AG Barr releases key findings from Mueller’s Russia report to Congress

Attorney General William Barr sent a summary of key findings from special counsel Robert Mueller’s Russia investigation to Congress on Sunday.

Barr’s release of Mueller’s conclusions comes days after the special counsel submitted his final report to the attorney general, ending an historic investigation that has dogged the Trump administration and gripped the nation for nearly two years. The attorney general can decide what information from the investigation to share with both Congress and the public.

Mueller submitted his probe on Friday without further indictments. A senior law enforcement official told NBC News that are also no sealed indictments pending release.

The special counsel was tasked with investigating Russian interference in the 2016 presidential campaign, possible collusion between the Trump campaign and the Russian government as well as any other matters arising from the investigation.

Members of Congress have called on Barr to provide full transparency. In a rare bipartisan vote in an era of deep partisanship, the Democratic-controlled House of Representatives voted 420-0 in favor of a non-binding resolution demanding the public release of Mueller’s full report. The GOP-held Senate blocked the measure.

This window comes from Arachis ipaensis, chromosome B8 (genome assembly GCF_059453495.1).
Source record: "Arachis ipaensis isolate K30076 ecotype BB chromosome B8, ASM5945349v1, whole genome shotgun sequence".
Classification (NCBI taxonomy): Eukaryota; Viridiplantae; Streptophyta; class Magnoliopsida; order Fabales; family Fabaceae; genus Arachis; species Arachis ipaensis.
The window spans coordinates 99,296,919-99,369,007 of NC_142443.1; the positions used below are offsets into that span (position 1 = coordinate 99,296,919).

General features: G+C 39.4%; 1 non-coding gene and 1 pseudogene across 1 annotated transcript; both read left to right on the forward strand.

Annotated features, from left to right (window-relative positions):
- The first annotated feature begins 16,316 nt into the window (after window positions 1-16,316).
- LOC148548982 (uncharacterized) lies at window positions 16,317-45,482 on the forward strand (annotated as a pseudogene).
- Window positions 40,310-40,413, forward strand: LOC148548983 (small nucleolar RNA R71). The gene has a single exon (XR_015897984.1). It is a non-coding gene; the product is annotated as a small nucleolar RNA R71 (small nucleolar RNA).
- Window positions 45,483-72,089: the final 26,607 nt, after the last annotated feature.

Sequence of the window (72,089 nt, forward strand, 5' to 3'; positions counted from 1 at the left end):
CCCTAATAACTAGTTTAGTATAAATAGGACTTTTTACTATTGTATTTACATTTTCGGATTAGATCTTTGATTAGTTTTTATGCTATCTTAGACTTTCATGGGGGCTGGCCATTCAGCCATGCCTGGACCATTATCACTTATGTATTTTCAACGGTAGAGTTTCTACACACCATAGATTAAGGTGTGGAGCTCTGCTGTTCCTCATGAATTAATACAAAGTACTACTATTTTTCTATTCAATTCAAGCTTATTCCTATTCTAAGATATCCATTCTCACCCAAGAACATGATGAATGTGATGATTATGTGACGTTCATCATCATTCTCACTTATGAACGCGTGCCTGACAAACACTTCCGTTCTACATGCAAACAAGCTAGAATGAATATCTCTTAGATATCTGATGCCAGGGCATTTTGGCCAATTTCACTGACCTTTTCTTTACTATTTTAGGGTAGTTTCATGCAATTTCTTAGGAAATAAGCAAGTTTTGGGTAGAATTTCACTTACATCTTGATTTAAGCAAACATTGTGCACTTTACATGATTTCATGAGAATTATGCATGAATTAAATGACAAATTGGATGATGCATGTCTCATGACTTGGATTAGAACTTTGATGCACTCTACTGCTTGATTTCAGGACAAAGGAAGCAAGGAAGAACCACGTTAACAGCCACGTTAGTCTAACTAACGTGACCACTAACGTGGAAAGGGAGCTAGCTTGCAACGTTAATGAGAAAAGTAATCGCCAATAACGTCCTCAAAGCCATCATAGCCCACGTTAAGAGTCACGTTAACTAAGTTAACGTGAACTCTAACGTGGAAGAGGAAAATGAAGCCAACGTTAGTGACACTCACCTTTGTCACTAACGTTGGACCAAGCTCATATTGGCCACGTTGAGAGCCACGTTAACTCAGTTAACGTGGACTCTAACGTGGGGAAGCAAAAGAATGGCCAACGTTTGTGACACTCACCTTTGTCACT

In a tweeted statement Sunday, Senate Minority Leader Chuck Schumer urged the attorney general to make Mueller’s report public in full.

“Attorney General Barr must release the full Mueller report and underlying evidence without any further delay or obfuscation,” the New York Democrat said. “For the American people, the underlying documents may be even more important to the truth than the report itself.”

In a letter to Congress Friday, Barr said he is “committed to as much transparency as possible.”

Barr was appointed attorney general after Trump forced Jeff Sessions out of the job.

Trump had repeatedly criticized Sessions for recusing himself from the Russia investigation after the former Alabama senator failed to disclose during testimony to Congress contacts he had with the Russian ambassador in the runup to the 2016 presidential election.

Trump has repeatedly called the special counsel’s investigation a “witch hunt.” But Barr, a Trump appointee, said in his Friday letter that there were no instances in which the special counsel’s actions were “inappropriate or unwarranted.”

Trump has said it is Barr’s decision whether the full report will be released.

This is breaking news. Please check back for updates.

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